Included in this bundle is $125 worth of product for only $25 plus shipping! That’s 80% off! The sale ends on Sunday so make sure to purchase your copy soon! They’d make a great gift for all your math teacher friends - so get your holiday shopping done soon!
Here is a preview of what is included in the bundle:
Click on the picture above to purchase the bundle.
Posted by Randi - 4 the Love of Math at 6:00 PM
Wednesday, November 5, 2014
Math is Real Life: Thanksgiving Holiday Expenses
Some of my fellow Math TpTers host a monthly link up called “Math is Real Life.” I’ve gone through and read all of the previous posts – and LOVE it! I’m so excited to link up this month!
Link up is hosted by:
I use math every day - mostly, for budgeting. Thanksgiving is coming up and my husband asked me to figure out what extra Thanksgiving holiday expenses I expect – so that he can include it in our budget for this month.
There are 4 main parts of our Thanksgiving holiday expenses.
We budget around $700 for grocery money each month. This year we will be hosting Thanksgiving dinner for part of our family, so there will be extra grocery expenses from that. Since school is out the entire week of Thanksgiving, and since my husband is off work that week, we also plan to do some traveling, which means we’ll need extra gas money set aside! I’m super glad cyber Monday ends up in December this year – so any money we spend then will come from either December’s budget, or our Christmas savings account. However, black Friday spending money needs to be budgeted from our November pay checks, or from our Christmas savings account.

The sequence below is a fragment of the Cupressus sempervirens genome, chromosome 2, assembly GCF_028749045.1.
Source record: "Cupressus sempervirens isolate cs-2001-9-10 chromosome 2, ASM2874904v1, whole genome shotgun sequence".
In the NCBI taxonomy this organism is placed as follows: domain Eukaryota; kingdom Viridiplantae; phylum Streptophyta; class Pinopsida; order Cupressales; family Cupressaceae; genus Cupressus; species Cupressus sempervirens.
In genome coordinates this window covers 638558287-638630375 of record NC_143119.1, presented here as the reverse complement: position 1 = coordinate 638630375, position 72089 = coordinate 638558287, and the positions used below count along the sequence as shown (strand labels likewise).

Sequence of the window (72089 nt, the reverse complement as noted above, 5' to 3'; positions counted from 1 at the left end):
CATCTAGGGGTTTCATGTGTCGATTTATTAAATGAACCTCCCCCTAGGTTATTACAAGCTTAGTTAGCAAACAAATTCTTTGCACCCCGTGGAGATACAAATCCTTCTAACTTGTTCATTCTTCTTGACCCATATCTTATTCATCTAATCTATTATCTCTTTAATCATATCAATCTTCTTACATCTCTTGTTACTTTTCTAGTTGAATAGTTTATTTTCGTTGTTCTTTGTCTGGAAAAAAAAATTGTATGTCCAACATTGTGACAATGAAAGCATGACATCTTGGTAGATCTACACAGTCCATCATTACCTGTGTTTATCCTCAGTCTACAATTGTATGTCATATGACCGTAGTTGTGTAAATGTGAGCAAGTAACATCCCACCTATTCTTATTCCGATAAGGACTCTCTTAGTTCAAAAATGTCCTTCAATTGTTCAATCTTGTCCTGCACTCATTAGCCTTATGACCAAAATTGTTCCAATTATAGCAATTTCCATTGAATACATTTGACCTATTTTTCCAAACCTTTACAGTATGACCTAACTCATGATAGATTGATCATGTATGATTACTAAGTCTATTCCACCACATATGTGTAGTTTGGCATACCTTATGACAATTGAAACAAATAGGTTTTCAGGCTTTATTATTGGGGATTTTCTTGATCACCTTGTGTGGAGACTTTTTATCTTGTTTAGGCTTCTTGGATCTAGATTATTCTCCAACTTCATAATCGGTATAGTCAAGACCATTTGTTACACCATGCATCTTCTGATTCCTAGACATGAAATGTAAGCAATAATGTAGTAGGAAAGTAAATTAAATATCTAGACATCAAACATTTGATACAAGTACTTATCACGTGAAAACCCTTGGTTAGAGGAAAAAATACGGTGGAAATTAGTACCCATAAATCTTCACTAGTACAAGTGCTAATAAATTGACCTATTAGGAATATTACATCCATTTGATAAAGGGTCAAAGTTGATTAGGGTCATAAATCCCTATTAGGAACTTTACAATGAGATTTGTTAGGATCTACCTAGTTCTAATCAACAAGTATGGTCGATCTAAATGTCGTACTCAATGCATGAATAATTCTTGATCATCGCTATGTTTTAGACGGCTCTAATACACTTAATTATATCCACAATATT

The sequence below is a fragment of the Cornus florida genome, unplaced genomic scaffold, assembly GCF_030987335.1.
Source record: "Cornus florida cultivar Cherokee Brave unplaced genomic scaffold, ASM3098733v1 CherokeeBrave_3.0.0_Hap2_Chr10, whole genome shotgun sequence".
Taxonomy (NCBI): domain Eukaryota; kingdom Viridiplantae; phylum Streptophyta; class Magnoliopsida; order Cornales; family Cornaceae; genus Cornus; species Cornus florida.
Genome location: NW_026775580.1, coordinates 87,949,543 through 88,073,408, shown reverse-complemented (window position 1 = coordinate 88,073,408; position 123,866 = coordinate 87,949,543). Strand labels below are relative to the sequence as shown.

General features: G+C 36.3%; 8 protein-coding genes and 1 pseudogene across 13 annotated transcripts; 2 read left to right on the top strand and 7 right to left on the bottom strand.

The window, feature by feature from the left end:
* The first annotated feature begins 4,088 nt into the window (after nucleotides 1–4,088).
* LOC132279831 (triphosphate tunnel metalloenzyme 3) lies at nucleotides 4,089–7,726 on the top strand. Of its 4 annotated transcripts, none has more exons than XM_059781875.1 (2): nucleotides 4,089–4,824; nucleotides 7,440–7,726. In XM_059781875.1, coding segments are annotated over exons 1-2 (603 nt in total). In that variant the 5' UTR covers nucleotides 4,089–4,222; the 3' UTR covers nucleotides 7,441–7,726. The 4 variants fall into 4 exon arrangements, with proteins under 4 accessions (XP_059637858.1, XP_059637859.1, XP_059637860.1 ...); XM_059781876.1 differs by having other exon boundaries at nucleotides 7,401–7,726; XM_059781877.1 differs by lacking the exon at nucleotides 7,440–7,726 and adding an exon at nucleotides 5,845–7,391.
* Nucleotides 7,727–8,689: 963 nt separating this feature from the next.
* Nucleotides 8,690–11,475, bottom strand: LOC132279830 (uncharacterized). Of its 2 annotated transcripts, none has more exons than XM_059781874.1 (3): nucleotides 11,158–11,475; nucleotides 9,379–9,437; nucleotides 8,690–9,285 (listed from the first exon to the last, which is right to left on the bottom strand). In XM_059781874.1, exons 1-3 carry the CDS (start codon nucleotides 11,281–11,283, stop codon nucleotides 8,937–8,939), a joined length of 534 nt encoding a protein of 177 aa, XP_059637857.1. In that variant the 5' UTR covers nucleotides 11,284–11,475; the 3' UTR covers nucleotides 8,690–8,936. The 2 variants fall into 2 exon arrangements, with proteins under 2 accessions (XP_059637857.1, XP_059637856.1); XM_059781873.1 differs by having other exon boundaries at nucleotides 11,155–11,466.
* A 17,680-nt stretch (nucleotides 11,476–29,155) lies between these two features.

Turkey Breast: $25
Cranberry Sauce: $2
Green Bean Casserole: $6
I purchased fall themed napkins last year on clearance, and I have loads of heavy duty paper plates, so I'm set on that (yay!!)
Gold Leaf Place Cards: $4
(Take a maple leaf, spray with gold spray paint, then use permanent marker to write name)
Ribbon to put around Candles: $6
We plan to travel approx. 1000 extra miles Thanksgiving week.
If gas stays around $2.80 (it’s $2.67 right now – yay!!) and our Camry gets around 30miles per gallon we’ll need less than 34 gallons of gasoline with puts the approximate total at: $95.20
This one is hard! I haven’t seen anything in any ads that I *have* to purchase yet. However, I know that no matter what sometime this winter I will be purchasing a tool for my husband that costs $250. I am going to go ahead and set my Black Friday budget at $300. If I do not find gifts for anyone else – I’ll at least purchase my husband's Christmas gift.
Total Thanksgiving Holiday Expenses: $463.70
Note: $300 is going towards gifts!
Now that we have an expected amount, it can be stuck into our budget for the month, which will prevent us from overspending! No surprises!
Where do you see/use math in real life?
Make sure to check out the other Math is Real life Posts which can be found here: Math is Real Life November Edition
Clip Art from: Ink n Things @ Teachers Pay Teachers & Ashley Hughes
Font is from: KG Fonts
Posted by Randi - 4 the Love of Math at 12:32 PM